# Thread: Why +2lbs On The Cross?

1. Thank you for your answers. Two more questions:

1- The crank machines have to be calibrated frequently?

2- How often they break?

2. ... The string grip in the crank machines could be adjusted? I am asking, because I am think in buying a pros pro crank machine, but I don't know the efficiency of the grip.

3. calibration frequency is pending upon the care you give to the machine and usage. there isn't a certain rule, but I normally do a check (verification of the reading) once a month or sooner (like every 2 weeks).

the machine normally lasts LONG time (10+ years), with proper care and storage location.

for the string grip. assume you are talking about the two parallel plates that hold the string. If so, yes, they can be adjusted for different string diameter. often time, you don't have to do anything about them, unless they are slipping or out of alignment. again, this is something that normally doesn't go bad at all.

4. Hi everyone, I have read most of this thread but not all, so forgive me if this question has come up already...

I am not a stringer, so I wondered, when a player gives you a racket and asks for it strung at say 24lbs, do you string at 24x26, or 22x24? Or 23x25?

Thanks!

5. Originally Posted by chip167
Hi everyone, I have read most of this thread but not all, so forgive me if this question has come up already...

I am not a stringer, so I wondered, when a player gives you a racket and asks for it strung at say 24lbs, do you string at 24x26, or 22x24? Or 23x25?

Thanks!
Here is your answer. Please use a little bit of mathematical logic to calculate your specific number:

Originally Posted by DinkAlot
While this is true on your machine, you guys keep missing a point this Panda is trying to make; that's your method on your machine, not necessarily for all machines. Mounting the racket perfectly doesn't necessarily mean the racket will come out right just using one universal method for all machines.

Example, Panda's stringing machine set-up: Combo 910 + WISE Tennishead 2086

For a 30lbs. string job...

...originally with stock side supports and side arms: would need to go 28.5/31.5 to get the right shape (3lbs. difference)

...upgraded to the SPTennis badminton side supports: now need to go 29.5/30.5 to get the right shape (1lbs. difference)

...finally upgraded to the Chudek side supports + strengthened the side arms: now go 30/30 to get the right shape (0lbs. difference)

Quite a few people have strung on Panda's machine and some had done the +2lbs. because they are used to it on their machine or other machines. When the racket is done, it's too long...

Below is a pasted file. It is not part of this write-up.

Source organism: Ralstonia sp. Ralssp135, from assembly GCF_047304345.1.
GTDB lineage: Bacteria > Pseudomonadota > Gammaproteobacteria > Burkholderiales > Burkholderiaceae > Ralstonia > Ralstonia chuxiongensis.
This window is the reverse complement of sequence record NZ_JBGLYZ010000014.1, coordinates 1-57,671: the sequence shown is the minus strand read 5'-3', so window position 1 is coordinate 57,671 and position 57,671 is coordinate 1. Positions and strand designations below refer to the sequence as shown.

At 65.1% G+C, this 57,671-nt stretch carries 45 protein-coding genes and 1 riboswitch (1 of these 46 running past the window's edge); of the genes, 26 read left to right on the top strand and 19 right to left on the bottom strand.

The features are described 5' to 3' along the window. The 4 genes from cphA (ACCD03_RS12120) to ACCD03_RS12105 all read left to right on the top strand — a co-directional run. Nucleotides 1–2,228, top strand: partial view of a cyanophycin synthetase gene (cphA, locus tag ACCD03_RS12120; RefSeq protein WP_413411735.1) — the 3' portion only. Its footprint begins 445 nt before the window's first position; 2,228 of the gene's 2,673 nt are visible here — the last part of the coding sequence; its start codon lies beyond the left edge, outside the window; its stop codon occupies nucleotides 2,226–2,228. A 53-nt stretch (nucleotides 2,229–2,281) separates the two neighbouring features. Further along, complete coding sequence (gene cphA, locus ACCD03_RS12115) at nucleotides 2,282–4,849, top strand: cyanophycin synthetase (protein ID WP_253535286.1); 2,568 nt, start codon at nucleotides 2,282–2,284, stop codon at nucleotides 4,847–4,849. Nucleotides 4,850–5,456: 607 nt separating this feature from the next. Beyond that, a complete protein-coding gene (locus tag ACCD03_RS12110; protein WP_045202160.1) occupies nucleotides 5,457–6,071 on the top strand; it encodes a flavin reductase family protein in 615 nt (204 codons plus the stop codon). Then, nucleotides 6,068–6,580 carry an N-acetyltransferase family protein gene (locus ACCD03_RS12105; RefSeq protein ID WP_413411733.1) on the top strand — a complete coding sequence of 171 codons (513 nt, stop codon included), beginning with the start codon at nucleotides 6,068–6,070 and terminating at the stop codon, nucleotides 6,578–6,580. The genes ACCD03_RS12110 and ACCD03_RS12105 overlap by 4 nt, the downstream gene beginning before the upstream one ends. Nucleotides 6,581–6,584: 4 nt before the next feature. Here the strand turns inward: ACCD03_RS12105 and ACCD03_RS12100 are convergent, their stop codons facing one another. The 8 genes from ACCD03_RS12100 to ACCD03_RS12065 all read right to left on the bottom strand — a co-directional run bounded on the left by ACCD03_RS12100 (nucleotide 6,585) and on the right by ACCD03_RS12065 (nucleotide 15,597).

...again, conclusion: every machine is different and may need a different method of stringing to get the correct racket shape. If you have your method working well on your machine, GREAT! But it doesn't mean it's going to work on all machines.

Whenever Panda strings a on new machine, Panda will ask whoever is an expert on that machine what they do and then Panda follows their recommendation first. Once the racket is strung, then Panda will know for sure.

6. I wonder why YY has not suggested this +2 Lbs on the cross anymore in its annual catalogue

Instead YY suggests to use same string tension for main and cross strings.

cmiiw

7. This 1lb higher tension on the crosses issue has been bothering me, so I also did some calculations (I'm an engineer).
I agree with the first part of your calcs (the mains are forced by the crosses to stretch about 0,6 mm over their length), HOWEVER, I think your next steps are incorrect.
A 0.25% extra strain (strain = change in length/original length) doesn't give 0.25% extra tension.
Actually Tension is proportional to Strain x Young's Modulus (YM is effectively the "spring constant" of the string material. I went though the theoretical calculations but the problem is finding reliable values for Young's Modulus for the string materials (they range from 6 Gpa to 28 GPa...too broad a range to be useful!). So...I did some experiments:
What I found was that adding 5lb (20lb to 25lb) of tension on a 480mm length of BG-65 stretches it 4,5mm. Since we can assume the BG-65 is elastic in this tension range, we would see 2,25mm stretch over a 240mm length (the length of a long main) with +5lb...so, calculating 5 x 0,6/2,25 = 1.3lb would stretch a main by 0,6mm (the length we agree the mains get stretched).
The conclusion from this analysis is that the crosses should be strung 1.3lbs higher tension than the mains to end up with the same tension on the long mains as the crosses.